Hall Royd Junction Box nameboard as preserved at the East Lancashire Raiway, Bury

Lancashire & Yorkshire Railway signalling survivors:
a survey of the Bala Lake Railway


Notes on the George Barnes L&YR signal legacy

George H Barnes was a Lancashire railway enthusiast. He was born in 1923, and when aged 18 months, his father would take him to watch the trains at Stubbins Junction. There followed a move to Heapey, a village just outside Chorley, which was on the LYR Chorley to Blackburn line.It was at Chorley that George first took note of the signalling and concluded that both the 1889 an 1912 signals "were by far the smartest and most beautifully proportioned of any Pre-Grouping railway".

In a letter published in the Lancashire & Yorkshire Railway Newsletter 191 of September 1996 George told how he would visit relatives in Bolton in the 1930s from Chorley. The train would arrive in Bolton's platform 2, and standing in platform 1 was always a railmotor to take passengers onto Radcliffe for Bury and East Lancs. In Newsletters 202 and 203 George told of how he acquired his first two L&YR signals.

In 1957 George and his young family booked a camping coach at Squires Gate in Blackpool. One evening George literally stumbled across an 1889 spectacle plate with its 1.25" diameter shaft still attached, lying in the grass. With it were a lamp bracket and a 14lb counterweight. Despite the weight and size, George was able to load the items into his 1937 Hillman Minx along with the family and possessions on the following Saturday. And so started George's L&YR signal collection. This date was subsequently queried by Tom Wray, who had photographed the both the 1889 signal and the lead into the camping coach siding in the same year.

George found his second signal, also 1889 pattern, between Chorley and Blackburn, at Woods Sidings Signal Box. The Home signal post had rotted at the top, and it was dealt with by having the top of the post sawn off, and an Upper Quadrant arm fixed to it. The resulting surplus post top and arm were left propped against the wall, under the signal box. Subsequently, after the box had been abandoned, George discovered the arm in the locking room, so making his second 'trophy'. In the article George mentions 1952, but this may well be a misprint, with the date more likely to be 1962.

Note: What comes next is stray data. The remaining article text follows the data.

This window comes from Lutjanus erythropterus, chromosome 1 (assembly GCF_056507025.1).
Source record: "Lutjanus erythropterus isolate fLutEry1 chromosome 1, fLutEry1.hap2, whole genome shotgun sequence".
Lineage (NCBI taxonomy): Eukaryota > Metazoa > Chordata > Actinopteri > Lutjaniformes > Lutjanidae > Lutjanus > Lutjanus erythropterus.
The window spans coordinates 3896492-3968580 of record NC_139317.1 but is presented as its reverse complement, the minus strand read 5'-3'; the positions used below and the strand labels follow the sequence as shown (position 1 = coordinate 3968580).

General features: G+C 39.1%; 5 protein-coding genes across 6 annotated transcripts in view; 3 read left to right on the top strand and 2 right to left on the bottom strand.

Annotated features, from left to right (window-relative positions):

George also noted that Wood's distant was on Brinscall's starter, this being a 1912 pattern. Instead of a black chevron, the arm had a white one, and carried it for the duration of the War until 1945.

George records that shortly after this, he moved to Bala, "where I changed from motor engineering to take an appointment as engineer of a creamery/dairy which was located half way between Bala and Dolgellau. The single line of the Ruabon to Barmouth passed here on a falling gradient behind the creamery". George also bought a caravan site at Pen y Garth Farm at Rhosygwalia, a few miles from Bala on the Llangynog road. His wife ran the site, whilst George worked at the creamery at Drws y Nant.

In 1971 George founded the Bala Lake Railway, having persuaded the County Council to acquire part of the track bed of the Ruabon - Barmouth Junction line, which BR was in the process of dismantling. George was on hand when the gang arrived at Llanuwchllyn Station and paid them the princely sum of £15 to leave the signal box and its frame intact.

George needed signals for his new railway and had the foresight to return to Lancashire and acquired a quantity of redundant Lancashire & Yorkshire Railway equipment from the Bolton and Manchester areas. This included the Raynar Wilson-era (1889) signal that stood next to Bolton West signal box and was frequently photographed from the footbridge. 

The story goes that George was on-site when the demolition gang got to Llanuwchllyn, and he paid them £15 to leave the signal box and its fittings. Consequently the two original token machines are in-situ with a full set of tokens in both directions, along with the GWR double twist frame - the only one in its original box.

Details of the ground signals - and the deployment of L&NWR ground signals in L&YR territory from 1922 onwards - is contained in the Lancashire & Yorkshire Railway's 'LYR Focus' Journal 76,

Harlech Television made a documentary in 1976 which is on YouTube, and the link to it is shown below. This was a series on the 'Great Little Trains', and I remember watching the Ffesftiniog episode at the time and feeling it was rather patronising. But watching the Bala Lake episode with fresh eyes - some 40 years later (!) - it is an absolute delight. Wynford Vaughan-Thomas gentle teases George Barnes, who handles it all very well, with the result that the Bala is very well served by this TV production. Highly recommended!

Points of particular interest in the video is the interview with George at 2.41 - 6.31 minutes in which George reveals his love of interlockings, and shows how the point rodding deals with expansion and contraction. At 7.27 - 7.40 there is a visit to the signal box and early shots of the two Lanky signals, including some footage close to the Raynar Wilson starter (ex-Bolton West). There is a tail piece by George at 25.09 - 25.25. 

Finally, if you play the film note the wooden ground frame hut that appears at 13:46 minutes. This is believed to be of L&YR origin, but rotted away, and was subsequently replaced by a GWR lamp hut. No photographs or details of the original source of this hut have emerged, although it too was probably from Bolton.